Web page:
As I read articles that discuss different learning principles, techniques, and models, I keep wondering how one makes the right choice on which to use. Merrill (2002) discusses five principles in his article, each of which sound as though they would work just fine, but I think it is fair to say that not every principle would work for every topic, student, or environment. Does this mean that the perfect teaching style is a mix of many principles? If that is the case, how does one create the perfect blend? I have limited teaching experience (which is one reason I am taking the Master of Arts in Learning and Technology program), as I gain more experience I would like to assess the subject matter I teach and blend learning principles to see how well the blend works for both me as the instructor and the students. I think the same concept applies to learning theories, the right one or ones depends on the topic. In one of my previous blog posts, I discussed my use of constructivist learning theory (Moore, 2019). As I revisit information regarding theories, I realized that the collaborative problem solving theory would also fit the limited teaching/coaching that I do in my current role. The steps outlined by Nelson (Nelson as cited in Merrill, 2002, p. 54) would help learners to feel confident in the lesson presented to them as they learn in order to bring that skill to the working world.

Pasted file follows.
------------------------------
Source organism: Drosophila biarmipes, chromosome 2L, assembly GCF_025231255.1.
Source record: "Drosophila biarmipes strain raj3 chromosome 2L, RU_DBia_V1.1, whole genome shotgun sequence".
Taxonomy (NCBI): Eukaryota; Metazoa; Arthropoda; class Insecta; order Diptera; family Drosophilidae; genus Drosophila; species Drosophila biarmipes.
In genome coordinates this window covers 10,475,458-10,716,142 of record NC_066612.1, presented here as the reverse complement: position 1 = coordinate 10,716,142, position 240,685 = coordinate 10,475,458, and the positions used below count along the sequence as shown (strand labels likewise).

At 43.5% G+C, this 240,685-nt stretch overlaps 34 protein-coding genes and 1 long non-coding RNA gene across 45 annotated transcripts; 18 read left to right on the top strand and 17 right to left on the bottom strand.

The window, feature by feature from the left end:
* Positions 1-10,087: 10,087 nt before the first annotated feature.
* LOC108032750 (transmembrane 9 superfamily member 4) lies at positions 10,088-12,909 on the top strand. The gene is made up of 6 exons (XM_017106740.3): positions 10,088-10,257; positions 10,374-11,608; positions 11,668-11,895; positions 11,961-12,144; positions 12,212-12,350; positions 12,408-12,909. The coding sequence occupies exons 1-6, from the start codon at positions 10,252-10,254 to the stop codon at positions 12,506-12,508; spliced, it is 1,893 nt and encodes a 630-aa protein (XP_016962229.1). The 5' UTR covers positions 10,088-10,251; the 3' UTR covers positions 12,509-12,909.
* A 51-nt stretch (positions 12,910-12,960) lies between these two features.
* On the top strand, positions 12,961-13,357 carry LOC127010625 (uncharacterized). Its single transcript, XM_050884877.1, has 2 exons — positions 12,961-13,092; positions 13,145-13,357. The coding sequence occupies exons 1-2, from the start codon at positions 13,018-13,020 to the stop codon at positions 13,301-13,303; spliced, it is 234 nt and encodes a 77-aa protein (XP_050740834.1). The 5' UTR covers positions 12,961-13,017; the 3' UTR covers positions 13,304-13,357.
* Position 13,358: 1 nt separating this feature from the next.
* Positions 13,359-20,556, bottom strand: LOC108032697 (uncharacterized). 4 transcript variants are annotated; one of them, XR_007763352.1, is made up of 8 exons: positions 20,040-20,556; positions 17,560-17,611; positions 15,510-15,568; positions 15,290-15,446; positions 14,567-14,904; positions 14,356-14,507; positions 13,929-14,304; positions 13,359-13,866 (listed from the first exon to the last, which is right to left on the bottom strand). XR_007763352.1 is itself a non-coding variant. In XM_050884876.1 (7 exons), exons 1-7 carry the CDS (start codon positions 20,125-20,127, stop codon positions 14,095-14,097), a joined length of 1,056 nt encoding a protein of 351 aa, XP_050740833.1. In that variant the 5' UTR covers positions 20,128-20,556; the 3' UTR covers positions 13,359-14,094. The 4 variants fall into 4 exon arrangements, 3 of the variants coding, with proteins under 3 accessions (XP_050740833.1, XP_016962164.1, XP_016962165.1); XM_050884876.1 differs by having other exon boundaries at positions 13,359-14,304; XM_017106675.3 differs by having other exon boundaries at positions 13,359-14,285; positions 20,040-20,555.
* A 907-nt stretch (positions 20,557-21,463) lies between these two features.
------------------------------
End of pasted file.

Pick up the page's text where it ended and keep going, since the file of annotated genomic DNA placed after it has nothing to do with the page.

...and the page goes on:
While I have worked with Merrill’s article (2002) before, I enjoyed revisiting it and seeing how my perspective has changed. I am looking forward to one day implementing these theories and principles in the classroom, and in curriculum design and development.
Merrill, M. (2002). First principles of instruction. Educational Technology Research and Development, 50(3), 43-59.